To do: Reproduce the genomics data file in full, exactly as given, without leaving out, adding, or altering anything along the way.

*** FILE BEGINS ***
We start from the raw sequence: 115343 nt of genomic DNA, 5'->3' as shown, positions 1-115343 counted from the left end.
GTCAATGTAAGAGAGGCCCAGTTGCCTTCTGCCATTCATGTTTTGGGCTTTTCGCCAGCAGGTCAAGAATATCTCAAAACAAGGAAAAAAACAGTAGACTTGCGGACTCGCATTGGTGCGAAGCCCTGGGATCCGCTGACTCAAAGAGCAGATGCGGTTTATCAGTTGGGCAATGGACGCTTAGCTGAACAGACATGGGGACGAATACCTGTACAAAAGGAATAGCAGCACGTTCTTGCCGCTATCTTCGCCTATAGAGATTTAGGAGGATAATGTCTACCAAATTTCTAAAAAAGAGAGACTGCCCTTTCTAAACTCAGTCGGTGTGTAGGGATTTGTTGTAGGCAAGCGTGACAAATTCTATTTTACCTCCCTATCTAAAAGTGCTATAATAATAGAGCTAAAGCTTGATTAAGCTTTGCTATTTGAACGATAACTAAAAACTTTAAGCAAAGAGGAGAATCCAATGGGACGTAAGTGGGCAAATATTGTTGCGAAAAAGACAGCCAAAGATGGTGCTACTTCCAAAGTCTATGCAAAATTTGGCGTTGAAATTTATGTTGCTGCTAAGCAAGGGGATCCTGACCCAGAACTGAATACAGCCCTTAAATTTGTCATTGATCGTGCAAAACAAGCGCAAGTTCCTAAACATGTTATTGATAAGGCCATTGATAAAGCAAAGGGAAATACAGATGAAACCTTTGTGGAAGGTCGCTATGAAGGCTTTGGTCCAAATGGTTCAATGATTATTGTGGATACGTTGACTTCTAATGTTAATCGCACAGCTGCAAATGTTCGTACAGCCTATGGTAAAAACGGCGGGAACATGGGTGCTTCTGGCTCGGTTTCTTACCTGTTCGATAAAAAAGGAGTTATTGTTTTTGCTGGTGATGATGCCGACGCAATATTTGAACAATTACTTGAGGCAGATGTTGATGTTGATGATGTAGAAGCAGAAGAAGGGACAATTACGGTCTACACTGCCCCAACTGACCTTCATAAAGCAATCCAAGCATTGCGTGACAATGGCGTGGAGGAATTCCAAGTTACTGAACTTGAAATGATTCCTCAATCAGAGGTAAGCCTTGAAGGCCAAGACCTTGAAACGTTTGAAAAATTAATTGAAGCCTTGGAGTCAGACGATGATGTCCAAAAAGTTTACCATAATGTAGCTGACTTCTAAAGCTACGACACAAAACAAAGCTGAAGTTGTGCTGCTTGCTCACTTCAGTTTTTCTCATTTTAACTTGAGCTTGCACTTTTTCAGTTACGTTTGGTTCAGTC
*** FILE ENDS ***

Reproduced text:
We start from the raw sequence: 115343 nt of genomic DNA, 5'->3' as shown, positions 1-115343 counted from the left end.
GTCAATGTAAGAGAGGCCCAGTTGCCTTCTGCCATTCATGTTTTGGGCTTTTCGCCAGCAGGTCAAGAATATCTCAAAACAAGGAAAAAAACAGTAGACTTGCGGACTCGCATTGGTGCGAAGCCCTGGGATCCGCTGACTCAAAGAGCAGATGCGGTTTATCAGTTGGGCAATGGACGCTTAGCTGAACAGACATGGGGACGAATACCTGTACAAAAGGAATAGCAGCACGTTCTTGCCGCTATCTTCGCCTATAGAGATTTAGGAGGATAATGTCTACCAAATTTCTAAAAAAGAGAGACTGCCCTTTCTAAACTCAGTCGGTGTGTAGGGATTTGTTGTAGGCAAGCGTGACAAATTCTATTTTACCTCCCTATCTAAAAGTGCTATAATAATAGAGCTAAAGCTTGATTAAGCTTTGCTATTTGAACGATAACTAAAAACTTTAAGCAAAGAGGAGAATCCAATGGGACGTAAGTGGGCAAATATTGTTGCGAAAAAGACAGCCAAAGATGGTGCTACTTCCAAAGTCTATGCAAAATTTGGCGTTGAAATTTATGTTGCTGCTAAGCAAGGGGATCCTGACCCAGAACTGAATACAGCCCTTAAATTTGTCATTGATCGTGCAAAACAAGCGCAAGTTCCTAAACATGTTATTGATAAGGCCATTGATAAAGCAAAGGGAAATACAGATGAAACCTTTGTGGAAGGTCGCTATGAAGGCTTTGGTCCAAATGGTTCAATGATTATTGTGGATACGTTGACTTCTAATGTTAATCGCACAGCTGCAAATGTTCGTACAGCCTATGGTAAAAACGGCGGGAACATGGGTGCTTCTGGCTCGGTTTCTTACCTGTTCGATAAAAAAGGAGTTATTGTTTTTGCTGGTGATGATGCCGACGCAATATTTGAACAATTACTTGAGGCAGATGTTGATGTTGATGATGTAGAAGCAGAAGAAGGGACAATTACGGTCTACACTGCCCCAACTGACCTTCATAAAGCAATCCAAGCATTGCGTGACAATGGCGTGGAGGAATTCCAAGTTACTGAACTTGAAATGATTCCTCAATCAGAGGTAAGCCTTGAAGGCCAAGACCTTGAAACGTTTGAAAAATTAATTGAAGCCTTGGAGTCAGACGATGATGTCCAAAAAGTTTACCATAATGTAGCTGACTTCTAAAGCTACGACACAAAACAAAGCTGAAGTTGTGCTGCTTGCTCACTTCAGTTTTTCTCATTTTAACTTGAGCTTGCACTTTTTCAGTTACGTTTGGTTCAGTC